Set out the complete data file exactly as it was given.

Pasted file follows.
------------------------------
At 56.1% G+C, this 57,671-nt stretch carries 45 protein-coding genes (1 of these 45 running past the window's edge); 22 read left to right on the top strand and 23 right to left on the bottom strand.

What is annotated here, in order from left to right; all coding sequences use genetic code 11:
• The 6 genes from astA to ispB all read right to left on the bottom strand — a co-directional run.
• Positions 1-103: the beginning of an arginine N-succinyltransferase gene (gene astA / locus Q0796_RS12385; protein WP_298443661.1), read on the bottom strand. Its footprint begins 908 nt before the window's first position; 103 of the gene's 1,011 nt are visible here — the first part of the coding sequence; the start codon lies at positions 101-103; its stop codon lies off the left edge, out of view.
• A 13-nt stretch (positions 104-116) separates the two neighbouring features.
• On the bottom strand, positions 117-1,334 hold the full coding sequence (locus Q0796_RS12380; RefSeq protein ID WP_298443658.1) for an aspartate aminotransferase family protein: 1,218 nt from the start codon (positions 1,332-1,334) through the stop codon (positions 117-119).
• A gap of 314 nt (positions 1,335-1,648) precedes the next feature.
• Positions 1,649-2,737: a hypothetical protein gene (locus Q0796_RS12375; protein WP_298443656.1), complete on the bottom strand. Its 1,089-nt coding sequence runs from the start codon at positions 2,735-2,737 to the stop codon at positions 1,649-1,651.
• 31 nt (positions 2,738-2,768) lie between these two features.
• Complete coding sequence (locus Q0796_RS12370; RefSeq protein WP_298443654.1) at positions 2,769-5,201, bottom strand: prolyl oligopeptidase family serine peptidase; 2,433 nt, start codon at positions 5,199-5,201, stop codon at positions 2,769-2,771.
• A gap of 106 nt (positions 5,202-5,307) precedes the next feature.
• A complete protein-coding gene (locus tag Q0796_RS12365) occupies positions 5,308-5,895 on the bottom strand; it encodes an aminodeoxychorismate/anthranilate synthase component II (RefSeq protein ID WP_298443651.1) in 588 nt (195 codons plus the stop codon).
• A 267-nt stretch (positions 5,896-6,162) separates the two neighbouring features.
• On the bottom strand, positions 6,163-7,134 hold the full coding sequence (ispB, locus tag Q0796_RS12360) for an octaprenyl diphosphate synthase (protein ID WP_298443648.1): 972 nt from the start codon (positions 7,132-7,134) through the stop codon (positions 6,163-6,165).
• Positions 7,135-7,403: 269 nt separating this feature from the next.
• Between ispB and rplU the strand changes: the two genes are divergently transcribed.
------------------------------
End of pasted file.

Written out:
At 56.1% G+C, this 57,671-nt stretch carries 45 protein-coding genes (1 of these 45 running past the window's edge); 22 read left to right on the top strand and 23 right to left on the bottom strand.

What is annotated here, in order from left to right; all coding sequences use genetic code 11:
• The 6 genes from astA to ispB all read right to left on the bottom strand — a co-directional run.
• Positions 1-103: the beginning of an arginine N-succinyltransferase gene (gene astA / locus Q0796_RS12385; protein WP_298443661.1), read on the bottom strand. Its footprint begins 908 nt before the window's first position; 103 of the gene's 1,011 nt are visible here — the first part of the coding sequence; the start codon lies at positions 101-103; its stop codon lies off the left edge, out of view.
• A 13-nt stretch (positions 104-116) separates the two neighbouring features.
• On the bottom strand, positions 117-1,334 hold the full coding sequence (locus Q0796_RS12380; RefSeq protein ID WP_298443658.1) for an aspartate aminotransferase family protein: 1,218 nt from the start codon (positions 1,332-1,334) through the stop codon (positions 117-119).
• A gap of 314 nt (positions 1,335-1,648) precedes the next feature.
• Positions 1,649-2,737: a hypothetical protein gene (locus Q0796_RS12375; protein WP_298443656.1), complete on the bottom strand. Its 1,089-nt coding sequence runs from the start codon at positions 2,735-2,737 to the stop codon at positions 1,649-1,651.
• 31 nt (positions 2,738-2,768) lie between these two features.
• Complete coding sequence (locus Q0796_RS12370; RefSeq protein WP_298443654.1) at positions 2,769-5,201, bottom strand: prolyl oligopeptidase family serine peptidase; 2,433 nt, start codon at positions 5,199-5,201, stop codon at positions 2,769-2,771.
• A gap of 106 nt (positions 5,202-5,307) precedes the next feature.
• A complete protein-coding gene (locus tag Q0796_RS12365) occupies positions 5,308-5,895 on the bottom strand; it encodes an aminodeoxychorismate/anthranilate synthase component II (RefSeq protein ID WP_298443651.1) in 588 nt (195 codons plus the stop codon).
• A 267-nt stretch (positions 5,896-6,162) separates the two neighbouring features.
• On the bottom strand, positions 6,163-7,134 hold the full coding sequence (ispB, locus tag Q0796_RS12360) for an octaprenyl diphosphate synthase (protein ID WP_298443648.1): 972 nt from the start codon (positions 7,132-7,134) through the stop codon (positions 6,163-6,165).
• Positions 7,135-7,403: 269 nt separating this feature from the next.
• Between ispB and rplU the strand changes: the two genes are divergently transcribed.